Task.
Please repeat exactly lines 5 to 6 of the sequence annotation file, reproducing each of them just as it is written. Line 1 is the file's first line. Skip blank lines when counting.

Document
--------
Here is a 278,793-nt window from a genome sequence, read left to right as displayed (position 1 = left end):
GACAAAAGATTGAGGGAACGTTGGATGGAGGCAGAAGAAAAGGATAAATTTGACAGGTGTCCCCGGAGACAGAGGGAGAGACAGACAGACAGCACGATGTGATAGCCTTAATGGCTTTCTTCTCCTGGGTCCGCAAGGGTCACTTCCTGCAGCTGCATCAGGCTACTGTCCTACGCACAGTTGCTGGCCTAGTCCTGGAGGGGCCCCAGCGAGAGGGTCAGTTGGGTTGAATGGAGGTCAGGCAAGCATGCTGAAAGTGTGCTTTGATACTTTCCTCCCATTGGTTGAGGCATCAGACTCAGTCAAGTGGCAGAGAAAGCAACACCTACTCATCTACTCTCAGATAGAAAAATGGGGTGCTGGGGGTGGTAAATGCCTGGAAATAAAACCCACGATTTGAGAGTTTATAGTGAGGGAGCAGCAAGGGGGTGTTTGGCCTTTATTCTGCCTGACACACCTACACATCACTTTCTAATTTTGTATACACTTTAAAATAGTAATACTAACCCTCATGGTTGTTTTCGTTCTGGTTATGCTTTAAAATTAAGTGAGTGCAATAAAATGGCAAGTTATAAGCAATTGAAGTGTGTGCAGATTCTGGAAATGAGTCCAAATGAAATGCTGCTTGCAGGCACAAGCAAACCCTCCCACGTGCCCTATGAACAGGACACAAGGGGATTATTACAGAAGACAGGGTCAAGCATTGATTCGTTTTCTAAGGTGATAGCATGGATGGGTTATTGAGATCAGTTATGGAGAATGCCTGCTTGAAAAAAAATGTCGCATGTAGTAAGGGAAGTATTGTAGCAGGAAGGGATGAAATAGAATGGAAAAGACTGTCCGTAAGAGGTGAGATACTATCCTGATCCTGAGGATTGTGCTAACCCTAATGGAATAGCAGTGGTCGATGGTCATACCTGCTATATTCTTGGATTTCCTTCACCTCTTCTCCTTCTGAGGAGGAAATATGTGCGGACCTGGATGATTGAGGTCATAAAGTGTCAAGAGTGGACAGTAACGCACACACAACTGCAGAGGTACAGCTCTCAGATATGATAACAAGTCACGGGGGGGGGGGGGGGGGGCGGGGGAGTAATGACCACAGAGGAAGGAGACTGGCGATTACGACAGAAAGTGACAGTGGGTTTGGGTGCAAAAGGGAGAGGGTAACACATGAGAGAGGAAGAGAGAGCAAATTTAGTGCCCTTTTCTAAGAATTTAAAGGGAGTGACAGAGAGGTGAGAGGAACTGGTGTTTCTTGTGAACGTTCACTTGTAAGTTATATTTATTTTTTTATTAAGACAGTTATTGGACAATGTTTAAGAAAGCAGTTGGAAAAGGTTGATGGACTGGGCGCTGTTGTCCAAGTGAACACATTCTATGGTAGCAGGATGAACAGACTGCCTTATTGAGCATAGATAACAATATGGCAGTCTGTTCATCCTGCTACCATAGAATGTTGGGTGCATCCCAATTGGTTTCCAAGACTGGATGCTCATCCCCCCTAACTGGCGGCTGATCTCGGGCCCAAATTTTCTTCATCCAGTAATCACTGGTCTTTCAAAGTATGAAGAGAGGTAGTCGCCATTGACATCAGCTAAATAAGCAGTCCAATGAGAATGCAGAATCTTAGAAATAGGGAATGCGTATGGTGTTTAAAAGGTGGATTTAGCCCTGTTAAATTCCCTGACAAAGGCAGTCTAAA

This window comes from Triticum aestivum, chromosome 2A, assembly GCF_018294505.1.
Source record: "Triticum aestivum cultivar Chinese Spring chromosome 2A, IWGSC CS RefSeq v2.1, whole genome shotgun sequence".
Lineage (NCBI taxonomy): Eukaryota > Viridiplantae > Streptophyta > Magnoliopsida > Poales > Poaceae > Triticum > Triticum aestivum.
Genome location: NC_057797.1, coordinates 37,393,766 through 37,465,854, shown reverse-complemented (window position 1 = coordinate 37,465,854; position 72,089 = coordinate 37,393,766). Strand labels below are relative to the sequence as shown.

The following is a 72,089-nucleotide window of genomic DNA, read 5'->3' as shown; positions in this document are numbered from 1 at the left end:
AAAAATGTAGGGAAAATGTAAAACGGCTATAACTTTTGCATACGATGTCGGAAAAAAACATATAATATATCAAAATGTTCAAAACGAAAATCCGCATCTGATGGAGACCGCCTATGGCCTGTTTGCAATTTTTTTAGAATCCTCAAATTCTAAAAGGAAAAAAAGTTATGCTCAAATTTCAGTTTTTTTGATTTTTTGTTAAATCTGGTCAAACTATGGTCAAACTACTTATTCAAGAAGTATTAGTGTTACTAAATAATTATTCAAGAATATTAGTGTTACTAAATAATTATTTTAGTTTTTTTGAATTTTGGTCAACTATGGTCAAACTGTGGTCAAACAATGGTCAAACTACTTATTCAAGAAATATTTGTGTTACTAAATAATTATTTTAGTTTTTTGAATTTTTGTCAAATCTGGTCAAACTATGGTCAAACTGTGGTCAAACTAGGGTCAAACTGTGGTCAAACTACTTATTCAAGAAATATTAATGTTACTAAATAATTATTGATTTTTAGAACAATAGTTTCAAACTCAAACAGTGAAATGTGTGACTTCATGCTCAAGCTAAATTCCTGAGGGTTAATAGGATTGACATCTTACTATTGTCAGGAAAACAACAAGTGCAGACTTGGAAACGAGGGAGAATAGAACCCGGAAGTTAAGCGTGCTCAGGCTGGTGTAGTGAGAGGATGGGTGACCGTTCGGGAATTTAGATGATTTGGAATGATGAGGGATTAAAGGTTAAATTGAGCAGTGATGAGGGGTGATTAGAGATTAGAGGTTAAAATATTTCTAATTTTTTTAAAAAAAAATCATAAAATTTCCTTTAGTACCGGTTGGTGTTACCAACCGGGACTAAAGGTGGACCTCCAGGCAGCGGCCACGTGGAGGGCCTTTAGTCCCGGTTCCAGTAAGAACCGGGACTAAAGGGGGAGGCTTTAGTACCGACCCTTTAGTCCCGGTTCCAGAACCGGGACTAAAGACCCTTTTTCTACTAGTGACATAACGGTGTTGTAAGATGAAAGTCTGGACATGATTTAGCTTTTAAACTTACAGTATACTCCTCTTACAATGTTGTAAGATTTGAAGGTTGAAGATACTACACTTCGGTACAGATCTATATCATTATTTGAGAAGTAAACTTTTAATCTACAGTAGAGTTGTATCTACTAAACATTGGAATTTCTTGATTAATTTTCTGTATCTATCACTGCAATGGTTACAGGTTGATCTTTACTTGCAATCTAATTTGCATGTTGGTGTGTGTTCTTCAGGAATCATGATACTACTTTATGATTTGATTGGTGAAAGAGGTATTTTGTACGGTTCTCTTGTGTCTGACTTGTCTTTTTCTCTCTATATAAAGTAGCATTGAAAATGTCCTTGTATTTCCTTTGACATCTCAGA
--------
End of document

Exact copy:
Lineage (NCBI taxonomy): Eukaryota > Viridiplantae > Streptophyta > Magnoliopsida > Poales > Poaceae > Triticum > Triticum aestivum.
Genome location: NC_057797.1, coordinates 37,393,766 through 37,465,854, shown reverse-complemented (window position 1 = coordinate 37,465,854; position 72,089 = coordinate 37,393,766). Strand labels below are relative to the sequence as shown.